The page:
|Photo credit: danielemusella from morguefile.com|
"Caring for your creativity" might sound a little strange, but think of it like a muscle. It needs both consistent exercise and protection from injury. Holiday busyness provides both unique opportunities and unique dangers for your creative powers.
Deeply engage socially
The times I've been most blocked with my writing have not been for want of time, but want of ideas--specifically interesting stuff for the characters to be doing that move forward their arcs of change. Busy seasons provide an opportunity to fill up with ideas. Getting butt out of chair and living life can help, as can being exceptionally curious and nosy.
During the holidays, you are thrown together with lots of people in all sorts of venues, so take advantage of it. Everyone who crosses your path has an interesting story to share, so make it your mission to access those stories. Some folks will be quick to share their best adventures, others have to warm up a bit. Here are some conversation starters that can help you get people talking:
- What is your favorite holiday memory?
- What happened on your worst Christmas ever?
- What is the most memorable gift you ever received?
- What is the kindest thing anyone has done for you?
- What unique traditions have been passed down in your family?
- What do you love most about your family? Dislike most?
- How are you like your parents? How are you different?
- What was your most precious childhood possession?
- Are you a collector? What do you collect and why?
- What is the weirdest secret you ever discovered?
- What is the funniest thing you’ve ever done?
- What’s the biggest risk you’ve ever taken? Was it worthwhile?
- What is the coolest place you’ve ever visited? Scariest? Most disgusting?
- What mishap turned out better than you ever expected?
Once you ask, listen, not only to story ideas, but also how the story is told. Note the storyteller's tone of voice and be alert to unique turns of phrase. Watch their expressions and gestures. Jot down the best stuff. Get a copy of Emotions in the Wild, a guided journal I created to help you collect data about how real people express emotions, and use it to keep your observations organized.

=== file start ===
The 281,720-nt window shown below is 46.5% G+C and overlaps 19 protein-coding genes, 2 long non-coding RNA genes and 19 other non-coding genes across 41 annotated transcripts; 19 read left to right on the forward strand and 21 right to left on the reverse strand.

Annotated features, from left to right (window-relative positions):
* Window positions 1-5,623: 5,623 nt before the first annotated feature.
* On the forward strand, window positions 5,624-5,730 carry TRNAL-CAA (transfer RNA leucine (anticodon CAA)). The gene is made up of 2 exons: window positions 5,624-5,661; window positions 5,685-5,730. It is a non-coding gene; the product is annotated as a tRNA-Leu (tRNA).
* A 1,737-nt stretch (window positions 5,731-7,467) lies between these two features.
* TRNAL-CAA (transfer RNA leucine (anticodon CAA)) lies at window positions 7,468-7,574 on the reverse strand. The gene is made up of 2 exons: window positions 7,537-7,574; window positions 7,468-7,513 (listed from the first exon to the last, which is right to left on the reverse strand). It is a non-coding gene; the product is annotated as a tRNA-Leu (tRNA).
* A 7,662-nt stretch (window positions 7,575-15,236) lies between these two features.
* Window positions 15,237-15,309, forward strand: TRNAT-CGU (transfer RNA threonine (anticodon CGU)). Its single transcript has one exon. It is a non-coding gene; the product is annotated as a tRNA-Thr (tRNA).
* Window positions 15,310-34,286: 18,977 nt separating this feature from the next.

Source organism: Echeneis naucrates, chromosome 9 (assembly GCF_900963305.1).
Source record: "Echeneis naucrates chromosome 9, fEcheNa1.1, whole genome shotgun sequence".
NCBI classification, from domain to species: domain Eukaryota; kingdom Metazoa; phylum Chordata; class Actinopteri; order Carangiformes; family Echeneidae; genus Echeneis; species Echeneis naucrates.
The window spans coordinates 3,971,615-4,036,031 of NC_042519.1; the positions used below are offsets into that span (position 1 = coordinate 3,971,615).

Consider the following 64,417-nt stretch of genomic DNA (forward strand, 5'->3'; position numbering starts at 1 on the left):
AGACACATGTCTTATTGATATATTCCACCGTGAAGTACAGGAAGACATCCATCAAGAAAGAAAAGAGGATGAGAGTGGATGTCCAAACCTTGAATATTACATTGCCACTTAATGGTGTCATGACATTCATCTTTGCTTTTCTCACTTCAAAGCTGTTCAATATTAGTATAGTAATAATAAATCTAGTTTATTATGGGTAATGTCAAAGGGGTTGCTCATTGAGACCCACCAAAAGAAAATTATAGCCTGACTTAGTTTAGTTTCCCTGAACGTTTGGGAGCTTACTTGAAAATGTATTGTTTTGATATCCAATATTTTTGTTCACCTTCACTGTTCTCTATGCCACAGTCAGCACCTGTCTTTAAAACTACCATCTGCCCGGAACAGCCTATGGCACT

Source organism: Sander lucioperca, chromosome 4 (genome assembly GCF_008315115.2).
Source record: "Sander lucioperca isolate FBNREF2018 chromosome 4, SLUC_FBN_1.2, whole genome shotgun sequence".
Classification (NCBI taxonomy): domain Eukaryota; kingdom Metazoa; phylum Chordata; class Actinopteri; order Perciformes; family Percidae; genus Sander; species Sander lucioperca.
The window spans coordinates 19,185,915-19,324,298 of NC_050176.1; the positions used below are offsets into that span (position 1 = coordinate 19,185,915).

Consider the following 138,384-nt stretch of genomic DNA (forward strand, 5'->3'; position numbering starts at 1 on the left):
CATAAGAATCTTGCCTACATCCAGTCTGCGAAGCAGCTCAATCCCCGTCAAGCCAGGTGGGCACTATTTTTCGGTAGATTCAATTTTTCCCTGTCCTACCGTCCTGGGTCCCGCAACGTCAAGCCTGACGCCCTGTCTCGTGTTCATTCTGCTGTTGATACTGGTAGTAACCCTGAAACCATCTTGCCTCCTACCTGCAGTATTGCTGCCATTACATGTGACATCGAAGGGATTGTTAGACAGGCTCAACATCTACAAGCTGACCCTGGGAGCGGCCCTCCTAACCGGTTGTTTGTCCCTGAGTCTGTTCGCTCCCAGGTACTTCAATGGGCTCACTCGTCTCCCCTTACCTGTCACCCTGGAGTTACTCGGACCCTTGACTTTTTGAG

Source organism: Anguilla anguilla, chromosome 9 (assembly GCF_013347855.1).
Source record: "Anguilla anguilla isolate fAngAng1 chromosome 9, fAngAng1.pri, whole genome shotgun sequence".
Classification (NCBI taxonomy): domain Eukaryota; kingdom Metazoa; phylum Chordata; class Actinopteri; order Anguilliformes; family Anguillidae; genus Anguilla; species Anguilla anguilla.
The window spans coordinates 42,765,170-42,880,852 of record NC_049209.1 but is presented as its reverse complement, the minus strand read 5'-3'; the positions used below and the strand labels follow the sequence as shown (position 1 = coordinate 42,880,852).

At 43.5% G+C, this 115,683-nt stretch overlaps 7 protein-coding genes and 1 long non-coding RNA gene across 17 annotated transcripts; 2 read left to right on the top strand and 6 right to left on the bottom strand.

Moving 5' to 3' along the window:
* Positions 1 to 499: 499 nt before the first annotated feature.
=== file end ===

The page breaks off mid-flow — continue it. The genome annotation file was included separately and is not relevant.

And if you're a party host, your guests just might love a structured time of storytelling, in which they take turns sharing a funny or touching memory with the group.
Seek pockets of stillness
Busy seasons also have a way of filling our minds with a lot of noise. This can be a big cause of post-holidays burn-out. The more you can give your mind pockets of quiet and stillness, the more mentally healthy you will feel during and after the holidays. Here are some ways to reduce noise and introduce peaceful moments into your day:
- Pare back on social media. Most of what you'll find there is buy, buy, buy anyway,
- Set your phone and computer aside more often.
- Limit TV watching
- Take far-away parking spaces and walk more
- Begin and end the day with a few minutes of silent reflection or prayer
- Journal: write away some of the noise of the day, then write about your childhood
- Snuggle with pets and loved ones
- Cook something that has to be constantly stirred
- Listen to soothing music while doing gentle stretches
- Walk, preferably during daylight hours to get vitamin D
- Swap a few showers for baths
- Copy poems or inspiring prose into your journal
- Write snail-mail letters to distant friends and family
- Improvise with a musical instrument
- Doodle, draw or color
- Build Legos with or without your family
Balancing out the hustle and bustle with quiet should make for a happier holiday season, and keep burn-out at bay.
What special challenges make writing difficult for you in December? Which ideas above appeal to you most?